While they often presented themselves as bodybuilders’ publications, their chuckle-prompting titles — Torso, Adonis, Honcho, Mandate — didn’t lie. Gay men’s magazines of decades past were bought by gay men who wanted to look at the erotic illustrations of well- built male bodies therein. Because any- one known to possess such material in the homophobic 1950s and 1960s could experience serious consequences, men hid the magazines under their mat- tresses. These illustrations have now inspired a traveling exhibition, Stroke: From Under the Mattress to the Museum Wall. Curated by notable erotic artist Robert W. Richards and orig- inating at the Leslie-Lohman Museum of Gay and Lesbian Art, the popular show contains 24 original illustrations that ap- peared in gay magazines from the 1950s to the 1990s. It also looks at how gay men, forced into the closet during those decades, used these pictures to explore their sexuality intimately. It additionally serves as a showcase for the artists in- volved. On view are works by two dozen top artists of the times, including Touko Laaksonen (Tom of Finland), Antonio Lopez (Antonio), and David Martin.More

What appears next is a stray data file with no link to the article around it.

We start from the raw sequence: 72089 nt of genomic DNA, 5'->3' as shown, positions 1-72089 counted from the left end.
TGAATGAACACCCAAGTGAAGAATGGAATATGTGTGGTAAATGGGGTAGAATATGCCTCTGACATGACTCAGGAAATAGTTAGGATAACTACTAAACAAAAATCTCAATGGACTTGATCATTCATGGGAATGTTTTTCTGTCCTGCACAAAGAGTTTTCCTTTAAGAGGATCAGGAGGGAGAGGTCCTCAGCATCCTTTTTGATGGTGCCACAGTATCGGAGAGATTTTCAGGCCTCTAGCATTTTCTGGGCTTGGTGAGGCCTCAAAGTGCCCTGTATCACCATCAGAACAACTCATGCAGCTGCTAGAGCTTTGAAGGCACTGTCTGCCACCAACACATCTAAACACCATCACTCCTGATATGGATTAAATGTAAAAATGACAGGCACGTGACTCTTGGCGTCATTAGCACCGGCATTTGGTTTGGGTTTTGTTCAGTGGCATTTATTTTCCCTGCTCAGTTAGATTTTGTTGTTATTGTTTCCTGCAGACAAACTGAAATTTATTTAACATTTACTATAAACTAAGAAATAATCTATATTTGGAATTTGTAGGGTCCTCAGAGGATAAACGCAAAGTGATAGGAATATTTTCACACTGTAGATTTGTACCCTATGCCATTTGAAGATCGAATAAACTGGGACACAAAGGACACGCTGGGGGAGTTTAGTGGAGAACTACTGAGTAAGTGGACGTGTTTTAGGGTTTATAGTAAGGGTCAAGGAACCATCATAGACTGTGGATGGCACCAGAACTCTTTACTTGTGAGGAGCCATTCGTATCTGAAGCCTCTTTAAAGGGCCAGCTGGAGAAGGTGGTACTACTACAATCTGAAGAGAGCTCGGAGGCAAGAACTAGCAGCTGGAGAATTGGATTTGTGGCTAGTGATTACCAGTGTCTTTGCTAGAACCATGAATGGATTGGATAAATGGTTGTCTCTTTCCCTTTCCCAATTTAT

For someone who lives in the downtown corridor — all right, the Tenderloin — the idea of going to Ocean Beach for pizza is rife with potential pratfalls: high Uber fares, lengthy Muni trips, ever-present fog, jet lag.
When employees at a store asks if they can help you find anything, it's usually a meaningless gesture, or at worst, a threat of surveillance, but when Dick Vivian asks you what you're looking for when you walk into Rooky Ricardo's Records, he wants to help you find the funkiest, silkiest tunes he has — of which he has a lot.
Admittedly, we washed our hands of Ryan Adams when the antics of the altcountry pinup became as shamelessly precious as his subtly titled sea-change record, Rock N Roll. When he took time away from headline feuds and Hollywood girlfriends to actually make music, it seemed the earnest well that ran beneath his young career was in fact a geyser of half-baked, tossed-off horse pucky. Finally, with Jacksonville City Nights, there's a glint of the Adams we once held dear, not only because of the rhinestone sparkle of early '70s Nashville production (oodles of plucky Telecaster, pedal steel, and fiddle make the record far more C 'n' W than anything previous), but also because it lends the impression that writing songs has again taken priority for Adams over boosting his Q Rating. "Peaceful Valley," "A Kiss Before I Go," and "The End" are some of the best tunes under the songwriter's name in years, and even when he gets silly with the urban cowboy playacting (c'mon, bud, a song called "Pa"?), a shade too adult-contemporary (the Norah Jones duo "Dear John" is like porn for a KOIT program manager), or just plain corny ("Withering Heights"), we'll forgive him. After all, at least it finally sounds like he's trying -- or maybe like he isn't trying so hard.